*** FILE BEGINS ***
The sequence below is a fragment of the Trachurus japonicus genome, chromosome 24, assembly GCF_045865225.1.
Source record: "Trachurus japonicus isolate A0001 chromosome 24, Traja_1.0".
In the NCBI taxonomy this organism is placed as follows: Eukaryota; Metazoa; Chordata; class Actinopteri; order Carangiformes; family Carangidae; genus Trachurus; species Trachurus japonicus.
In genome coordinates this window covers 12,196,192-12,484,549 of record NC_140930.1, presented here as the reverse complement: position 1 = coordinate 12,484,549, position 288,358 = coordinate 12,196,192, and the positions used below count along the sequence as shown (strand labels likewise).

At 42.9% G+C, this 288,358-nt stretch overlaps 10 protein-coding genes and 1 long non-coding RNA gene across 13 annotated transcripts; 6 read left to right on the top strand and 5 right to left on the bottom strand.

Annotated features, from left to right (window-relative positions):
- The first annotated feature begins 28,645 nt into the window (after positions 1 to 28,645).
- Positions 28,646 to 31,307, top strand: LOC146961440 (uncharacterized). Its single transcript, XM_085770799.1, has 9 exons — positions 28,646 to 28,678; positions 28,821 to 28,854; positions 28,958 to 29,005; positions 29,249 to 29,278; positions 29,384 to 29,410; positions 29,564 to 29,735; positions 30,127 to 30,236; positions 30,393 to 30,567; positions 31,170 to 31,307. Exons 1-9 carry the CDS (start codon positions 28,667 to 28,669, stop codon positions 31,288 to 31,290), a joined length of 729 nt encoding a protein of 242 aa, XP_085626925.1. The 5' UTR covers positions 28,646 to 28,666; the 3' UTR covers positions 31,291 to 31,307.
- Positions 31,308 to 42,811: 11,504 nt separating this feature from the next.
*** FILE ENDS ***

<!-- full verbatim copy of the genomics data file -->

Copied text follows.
The sequence below is a fragment of the Trachurus japonicus genome, chromosome 24, assembly GCF_045865225.1.
Source record: "Trachurus japonicus isolate A0001 chromosome 24, Traja_1.0".
In the NCBI taxonomy this organism is placed as follows: Eukaryota; Metazoa; Chordata; class Actinopteri; order Carangiformes; family Carangidae; genus Trachurus; species Trachurus japonicus.
In genome coordinates this window covers 12,196,192-12,484,549 of record NC_140930.1, presented here as the reverse complement: position 1 = coordinate 12,484,549, position 288,358 = coordinate 12,196,192, and the positions used below count along the sequence as shown (strand labels likewise).

At 42.9% G+C, this 288,358-nt stretch overlaps 10 protein-coding genes and 1 long non-coding RNA gene across 13 annotated transcripts; 6 read left to right on the top strand and 5 right to left on the bottom strand.

Annotated features, from left to right (window-relative positions):
- The first annotated feature begins 28,645 nt into the window (after positions 1 to 28,645).
- Positions 28,646 to 31,307, top strand: LOC146961440 (uncharacterized). Its single transcript, XM_085770799.1, has 9 exons — positions 28,646 to 28,678; positions 28,821 to 28,854; positions 28,958 to 29,005; positions 29,249 to 29,278; positions 29,384 to 29,410; positions 29,564 to 29,735; positions 30,127 to 30,236; positions 30,393 to 30,567; positions 31,170 to 31,307. Exons 1-9 carry the CDS (start codon positions 28,667 to 28,669, stop codon positions 31,288 to 31,290), a joined length of 729 nt encoding a protein of 242 aa, XP_085626925.1. The 5' UTR covers positions 28,646 to 28,666; the 3' UTR covers positions 31,291 to 31,307.
- Positions 31,308 to 42,811: 11,504 nt separating this feature from the next.